Trade unionist Inez McCormack dies
Veteran trade unionist and campaigner Inez McCormack has died.
Ms McCormack began her trade union career in the late 1960s before rising to become president of the Irish Congress of Trade Unions.
She was born in Belfast in 1943 into a working class family and spent most of her adult life fighting for the rights of those around her.
She left school at 16 and later studied social work at Trinity College Dublin and Queens in Belfast.
In the late 1960s she was prominent when the civil rights movement spilled onto the streets.
For decades she campaigned tirelessly for the rights of workers - especially for the low paid - first with the union NUPE and then UNISON.
In 1998 she paid an important behind-the-scenes role in the 1998 Good Friday Peace Agreement which spawned the current political settlement at Stormont.
But it was her long fight for equality and human rights - especially for women - for which she will be most closely remembered.
A founding member of the Equal Opportunities, Fair Employment and Human Rights Commission, she broke the glass ceiling herself by becoming the first female president of the Irish Congress of Trade Unions.
Ms McCormack was also the founder of and an adviser to the Participation and the Practice of Rights organisation (PPR), which provides support to local disadvantaged communities and groups.
During Bill Clinton's first visit to Ireland as US president, the First Lady Hilary Clinton paid tribute to her work - the beginning of what became an enduring friendship.
End Quote Mary Robinson Former Irish president
Her contribution to public life went beyond her primary role as a worker's defender, as she helped to benchmark the values, principles and protections that were needed for a fair and stable society”
On Monday, Mrs Clinton said: "I was deeply saddened to learn of the passing of my dear friend, Inez McCormack.
"For decades, Inez promoted peace and reconciliation in her beloved Northern Ireland and around the world.
"She challenged women and men to find a way to put aside their differences, move past hurt and anger, and work together to end violence and build a fair and lasting peace. It was a tremendous challenge, but Inez met it with joy."
In 2011, Ms McCormack, along with Michelle Obama, Mrs Clinton, Meryl Streep and Mu Sochua (a Nobel Peace Prize nominee from Cambodia), was named by US publication Newsweek as one of '150 Women Who Shake the World'.
She was recognised for her work in enabling women to improve the quality of their lives through spreading the values of human rights.
Her life term work was immortalised when the Hollywood legend Meryl Streep played her in a Broadway play.
At the time Ms McCormack said: "It is very humbling to have your life story represented in this way and a privilege to have an Oscar-winning actress and strong female character like Meryl Streep involved in the dramatisation.
"I have had the privilege of spending a lifetime at the service of warm strong women, who challenged injustice not just for themselves but for the people and communities they cared for and whose only affirmation has been that of their own conscience."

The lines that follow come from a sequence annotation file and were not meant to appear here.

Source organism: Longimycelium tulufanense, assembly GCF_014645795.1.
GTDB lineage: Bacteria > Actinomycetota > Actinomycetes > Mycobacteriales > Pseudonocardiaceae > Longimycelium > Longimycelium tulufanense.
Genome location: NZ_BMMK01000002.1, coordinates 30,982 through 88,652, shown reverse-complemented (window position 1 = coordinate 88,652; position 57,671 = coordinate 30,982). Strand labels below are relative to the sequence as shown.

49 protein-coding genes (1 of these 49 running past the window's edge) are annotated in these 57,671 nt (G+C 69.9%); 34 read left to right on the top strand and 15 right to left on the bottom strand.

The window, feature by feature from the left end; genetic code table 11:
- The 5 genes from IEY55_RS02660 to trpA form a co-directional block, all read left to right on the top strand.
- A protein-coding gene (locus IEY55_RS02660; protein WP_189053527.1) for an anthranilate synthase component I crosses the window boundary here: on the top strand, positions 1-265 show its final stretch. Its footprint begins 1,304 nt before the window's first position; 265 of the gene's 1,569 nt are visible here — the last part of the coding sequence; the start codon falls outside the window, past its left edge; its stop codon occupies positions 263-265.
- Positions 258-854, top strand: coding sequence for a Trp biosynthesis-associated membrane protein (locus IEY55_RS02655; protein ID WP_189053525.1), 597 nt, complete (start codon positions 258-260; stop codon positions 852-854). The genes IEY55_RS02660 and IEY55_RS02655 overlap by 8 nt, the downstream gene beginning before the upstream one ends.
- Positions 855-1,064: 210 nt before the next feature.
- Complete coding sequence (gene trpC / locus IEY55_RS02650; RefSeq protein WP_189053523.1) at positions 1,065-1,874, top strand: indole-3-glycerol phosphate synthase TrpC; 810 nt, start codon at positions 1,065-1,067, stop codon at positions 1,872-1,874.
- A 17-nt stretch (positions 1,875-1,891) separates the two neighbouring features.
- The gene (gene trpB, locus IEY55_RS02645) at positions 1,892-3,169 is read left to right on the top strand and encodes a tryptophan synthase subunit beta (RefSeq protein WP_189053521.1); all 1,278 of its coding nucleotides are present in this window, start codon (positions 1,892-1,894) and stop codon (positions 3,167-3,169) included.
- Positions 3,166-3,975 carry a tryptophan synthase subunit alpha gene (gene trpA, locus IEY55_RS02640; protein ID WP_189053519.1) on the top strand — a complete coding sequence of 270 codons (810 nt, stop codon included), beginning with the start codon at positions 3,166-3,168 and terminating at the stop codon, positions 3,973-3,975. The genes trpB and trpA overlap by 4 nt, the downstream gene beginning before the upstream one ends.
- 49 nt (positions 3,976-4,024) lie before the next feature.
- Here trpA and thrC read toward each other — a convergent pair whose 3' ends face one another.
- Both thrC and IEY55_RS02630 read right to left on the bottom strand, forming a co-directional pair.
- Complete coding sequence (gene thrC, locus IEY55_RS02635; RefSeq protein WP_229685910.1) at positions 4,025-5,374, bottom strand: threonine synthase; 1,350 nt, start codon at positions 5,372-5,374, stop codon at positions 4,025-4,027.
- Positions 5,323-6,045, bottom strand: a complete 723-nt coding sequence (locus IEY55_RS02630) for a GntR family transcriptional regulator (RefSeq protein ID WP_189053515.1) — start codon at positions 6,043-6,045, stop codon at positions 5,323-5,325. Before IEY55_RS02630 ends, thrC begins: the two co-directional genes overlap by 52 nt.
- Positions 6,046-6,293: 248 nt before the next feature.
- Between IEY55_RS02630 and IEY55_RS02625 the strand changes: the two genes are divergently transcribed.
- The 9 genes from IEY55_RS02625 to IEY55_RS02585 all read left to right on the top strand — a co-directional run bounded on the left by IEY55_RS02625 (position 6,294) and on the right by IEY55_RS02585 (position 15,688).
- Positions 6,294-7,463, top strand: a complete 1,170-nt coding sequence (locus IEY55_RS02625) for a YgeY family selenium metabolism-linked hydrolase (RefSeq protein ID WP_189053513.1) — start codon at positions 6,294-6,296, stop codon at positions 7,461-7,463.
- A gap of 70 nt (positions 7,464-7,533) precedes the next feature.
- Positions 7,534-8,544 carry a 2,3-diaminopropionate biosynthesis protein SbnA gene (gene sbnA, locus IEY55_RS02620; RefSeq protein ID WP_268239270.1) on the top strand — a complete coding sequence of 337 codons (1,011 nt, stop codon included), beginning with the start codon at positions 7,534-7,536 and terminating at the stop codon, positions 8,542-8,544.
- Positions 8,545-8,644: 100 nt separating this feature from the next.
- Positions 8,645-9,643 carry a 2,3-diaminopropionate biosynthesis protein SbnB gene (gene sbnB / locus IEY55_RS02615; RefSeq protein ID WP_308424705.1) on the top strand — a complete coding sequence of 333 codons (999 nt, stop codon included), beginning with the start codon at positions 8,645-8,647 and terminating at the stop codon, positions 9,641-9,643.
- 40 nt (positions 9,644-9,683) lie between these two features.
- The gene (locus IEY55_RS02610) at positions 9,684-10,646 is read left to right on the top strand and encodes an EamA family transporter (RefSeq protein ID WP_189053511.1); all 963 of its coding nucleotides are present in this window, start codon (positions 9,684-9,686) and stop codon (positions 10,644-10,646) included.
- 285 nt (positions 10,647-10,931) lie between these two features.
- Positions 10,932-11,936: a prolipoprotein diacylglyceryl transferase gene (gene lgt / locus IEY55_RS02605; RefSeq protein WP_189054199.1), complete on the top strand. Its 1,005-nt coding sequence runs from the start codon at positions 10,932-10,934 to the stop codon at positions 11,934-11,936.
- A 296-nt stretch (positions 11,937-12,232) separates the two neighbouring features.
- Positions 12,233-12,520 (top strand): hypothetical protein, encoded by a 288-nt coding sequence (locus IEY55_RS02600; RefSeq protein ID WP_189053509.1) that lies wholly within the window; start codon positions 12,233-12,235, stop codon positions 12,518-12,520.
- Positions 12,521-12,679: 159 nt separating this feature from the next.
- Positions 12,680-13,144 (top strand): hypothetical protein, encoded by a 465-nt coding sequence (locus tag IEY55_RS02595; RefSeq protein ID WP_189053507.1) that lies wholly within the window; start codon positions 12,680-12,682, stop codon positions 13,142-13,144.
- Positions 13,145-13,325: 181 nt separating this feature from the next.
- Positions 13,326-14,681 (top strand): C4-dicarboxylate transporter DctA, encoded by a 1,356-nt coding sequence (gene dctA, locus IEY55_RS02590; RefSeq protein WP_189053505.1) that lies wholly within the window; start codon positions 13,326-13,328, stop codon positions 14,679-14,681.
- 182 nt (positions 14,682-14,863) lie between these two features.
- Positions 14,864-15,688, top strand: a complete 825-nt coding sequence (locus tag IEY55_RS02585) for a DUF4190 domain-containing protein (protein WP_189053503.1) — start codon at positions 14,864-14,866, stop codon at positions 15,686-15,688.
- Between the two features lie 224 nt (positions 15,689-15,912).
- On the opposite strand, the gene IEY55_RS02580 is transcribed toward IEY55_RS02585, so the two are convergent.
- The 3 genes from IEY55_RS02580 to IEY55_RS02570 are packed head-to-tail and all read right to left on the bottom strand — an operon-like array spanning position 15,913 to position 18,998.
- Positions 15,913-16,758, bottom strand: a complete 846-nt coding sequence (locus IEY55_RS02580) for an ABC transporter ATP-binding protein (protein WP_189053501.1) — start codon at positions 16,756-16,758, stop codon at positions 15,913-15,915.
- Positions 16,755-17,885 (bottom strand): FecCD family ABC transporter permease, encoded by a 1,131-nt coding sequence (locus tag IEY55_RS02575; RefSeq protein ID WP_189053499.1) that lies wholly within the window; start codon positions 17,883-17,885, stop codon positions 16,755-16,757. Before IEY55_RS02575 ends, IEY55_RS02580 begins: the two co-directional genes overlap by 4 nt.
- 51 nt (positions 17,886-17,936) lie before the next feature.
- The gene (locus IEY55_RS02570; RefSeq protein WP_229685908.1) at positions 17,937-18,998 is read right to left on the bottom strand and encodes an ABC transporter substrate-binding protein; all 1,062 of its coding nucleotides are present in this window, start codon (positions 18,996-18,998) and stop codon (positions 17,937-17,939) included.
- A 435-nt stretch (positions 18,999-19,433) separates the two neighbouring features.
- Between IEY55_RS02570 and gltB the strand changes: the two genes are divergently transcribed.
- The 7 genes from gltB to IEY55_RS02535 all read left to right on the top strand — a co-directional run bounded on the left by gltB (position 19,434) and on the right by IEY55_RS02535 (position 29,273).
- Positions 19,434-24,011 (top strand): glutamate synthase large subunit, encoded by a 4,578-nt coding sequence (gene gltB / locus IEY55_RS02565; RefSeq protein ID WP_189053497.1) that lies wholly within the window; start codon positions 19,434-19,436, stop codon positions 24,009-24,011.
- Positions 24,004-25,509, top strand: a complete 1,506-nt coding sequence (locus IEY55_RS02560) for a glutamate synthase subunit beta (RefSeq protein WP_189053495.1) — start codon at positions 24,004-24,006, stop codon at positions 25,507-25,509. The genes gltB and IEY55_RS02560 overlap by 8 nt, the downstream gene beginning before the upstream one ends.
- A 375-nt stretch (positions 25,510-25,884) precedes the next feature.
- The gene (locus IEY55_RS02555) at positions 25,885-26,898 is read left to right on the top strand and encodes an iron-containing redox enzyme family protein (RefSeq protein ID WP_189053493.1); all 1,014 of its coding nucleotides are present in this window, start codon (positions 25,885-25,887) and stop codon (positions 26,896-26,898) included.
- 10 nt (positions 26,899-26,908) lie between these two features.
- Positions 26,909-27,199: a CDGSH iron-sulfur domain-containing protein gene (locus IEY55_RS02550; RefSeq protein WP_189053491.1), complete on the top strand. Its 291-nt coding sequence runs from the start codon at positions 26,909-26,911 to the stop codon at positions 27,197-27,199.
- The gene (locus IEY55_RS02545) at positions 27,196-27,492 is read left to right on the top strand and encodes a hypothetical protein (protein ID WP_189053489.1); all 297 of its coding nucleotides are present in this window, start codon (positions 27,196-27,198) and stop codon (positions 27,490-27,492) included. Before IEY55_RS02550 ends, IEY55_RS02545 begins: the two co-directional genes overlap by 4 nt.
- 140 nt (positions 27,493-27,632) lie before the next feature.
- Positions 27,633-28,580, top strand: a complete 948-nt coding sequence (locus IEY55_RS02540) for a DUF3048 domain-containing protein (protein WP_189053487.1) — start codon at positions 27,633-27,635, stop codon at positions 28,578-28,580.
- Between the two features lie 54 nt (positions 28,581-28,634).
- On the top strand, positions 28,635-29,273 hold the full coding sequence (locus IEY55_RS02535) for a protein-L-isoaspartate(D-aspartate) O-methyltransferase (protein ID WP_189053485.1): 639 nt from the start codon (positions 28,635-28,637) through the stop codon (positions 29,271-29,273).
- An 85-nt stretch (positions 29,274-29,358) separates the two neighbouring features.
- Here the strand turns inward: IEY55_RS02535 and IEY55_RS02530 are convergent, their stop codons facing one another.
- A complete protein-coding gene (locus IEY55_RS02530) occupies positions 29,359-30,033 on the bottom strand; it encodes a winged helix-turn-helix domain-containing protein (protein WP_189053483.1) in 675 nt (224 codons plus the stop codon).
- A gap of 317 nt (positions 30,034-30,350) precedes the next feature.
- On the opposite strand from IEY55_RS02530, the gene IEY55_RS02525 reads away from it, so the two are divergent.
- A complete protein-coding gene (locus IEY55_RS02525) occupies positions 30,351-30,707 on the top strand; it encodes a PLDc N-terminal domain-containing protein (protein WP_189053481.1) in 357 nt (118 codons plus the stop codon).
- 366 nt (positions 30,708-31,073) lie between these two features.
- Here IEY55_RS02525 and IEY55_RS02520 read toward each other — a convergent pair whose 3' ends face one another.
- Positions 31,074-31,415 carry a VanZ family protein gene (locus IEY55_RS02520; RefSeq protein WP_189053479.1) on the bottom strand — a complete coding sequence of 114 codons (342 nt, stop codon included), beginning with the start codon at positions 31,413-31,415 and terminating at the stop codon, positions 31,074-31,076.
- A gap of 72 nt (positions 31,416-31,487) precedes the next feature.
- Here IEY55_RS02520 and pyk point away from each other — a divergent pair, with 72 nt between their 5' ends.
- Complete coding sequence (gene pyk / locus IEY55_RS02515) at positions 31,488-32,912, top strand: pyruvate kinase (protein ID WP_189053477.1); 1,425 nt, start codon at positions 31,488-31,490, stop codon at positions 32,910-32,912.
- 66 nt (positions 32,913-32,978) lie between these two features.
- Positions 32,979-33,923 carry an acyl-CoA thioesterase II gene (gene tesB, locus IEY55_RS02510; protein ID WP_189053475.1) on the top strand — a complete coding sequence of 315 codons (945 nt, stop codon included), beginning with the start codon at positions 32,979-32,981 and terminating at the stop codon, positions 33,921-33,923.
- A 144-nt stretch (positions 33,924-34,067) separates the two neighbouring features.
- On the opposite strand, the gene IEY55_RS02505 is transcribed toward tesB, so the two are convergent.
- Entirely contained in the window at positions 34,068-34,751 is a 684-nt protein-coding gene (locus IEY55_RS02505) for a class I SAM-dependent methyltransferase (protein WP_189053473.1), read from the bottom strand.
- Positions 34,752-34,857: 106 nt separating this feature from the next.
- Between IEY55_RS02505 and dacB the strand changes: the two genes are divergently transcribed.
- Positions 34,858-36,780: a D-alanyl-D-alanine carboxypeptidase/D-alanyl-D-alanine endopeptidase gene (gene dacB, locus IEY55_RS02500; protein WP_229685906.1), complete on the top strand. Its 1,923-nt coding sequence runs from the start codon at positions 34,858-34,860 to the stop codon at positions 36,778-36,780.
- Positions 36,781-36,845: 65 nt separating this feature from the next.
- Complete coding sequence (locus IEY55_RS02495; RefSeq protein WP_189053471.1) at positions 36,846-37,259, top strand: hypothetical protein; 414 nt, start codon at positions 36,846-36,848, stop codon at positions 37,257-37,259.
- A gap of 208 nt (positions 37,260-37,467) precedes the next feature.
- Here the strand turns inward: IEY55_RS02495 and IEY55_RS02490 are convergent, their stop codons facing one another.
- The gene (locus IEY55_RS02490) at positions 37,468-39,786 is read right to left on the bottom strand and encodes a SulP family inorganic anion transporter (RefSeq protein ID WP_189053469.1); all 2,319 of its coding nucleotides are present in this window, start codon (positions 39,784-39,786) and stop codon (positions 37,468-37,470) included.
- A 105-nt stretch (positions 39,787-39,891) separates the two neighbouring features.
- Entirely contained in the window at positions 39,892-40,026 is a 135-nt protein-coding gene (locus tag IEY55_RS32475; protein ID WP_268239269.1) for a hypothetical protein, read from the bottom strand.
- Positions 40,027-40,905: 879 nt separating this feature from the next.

In a statement, Meryl Streep said Inez's life stood "significant" in the lives of the thousands of women and families whose lives she had helped to improve.
"She gave voice to women who had no say in their lives, and hope to others who marked her example. I salute her life," she said.'Remarkable woman'
Mary Robinson, former president of Ireland and UN Human Rights commissioner said: "Inez was a remarkable woman with a remarkable capacity for friendship.
"It was from Inez I learned that you can achieve much more if you don't need the credit. Her support to me as a close advisor when I served as president was invaluable, but she never appeared in photographs or in the front row."
Former SDLP leader Mark Durkan also paid tribute to Ms McCormack.
"Inez McCormack was impressive and effective in all she did. She stood for workers' rights, for women's rights, for equality and public services," he said.
"She was articulate, compassionate and steadfast. She was immensely charming as well as being intense in her convictions.
"Her contribution to public life went beyond her primary role as a worker's defender, as she helped to benchmark the values, principles and protections that were needed for a fair and stable society."
Susan Davis, chair of the board at Vital Voices said Ms McCormack was "an iconic figure among women leaders worldwide and will be remembered far beyond Northern Ireland."
Patricia McKeown, the regional secretary of UNISON added: "Inez will never leave us in spirit. She has touched the lives of thousands of ordinary women and men and she has succeeded in what she set out to do. She has made a difference.
"Inez constantly battled on shifting sands on some of the most controversial issues such as discrimination, child sexual abuse, rape in marriage and as a weapon of war and a woman's right to choose.
"Her vindication lies in the fact that many of the issues on which she broke the mould are now seen as safe ground for those who came later."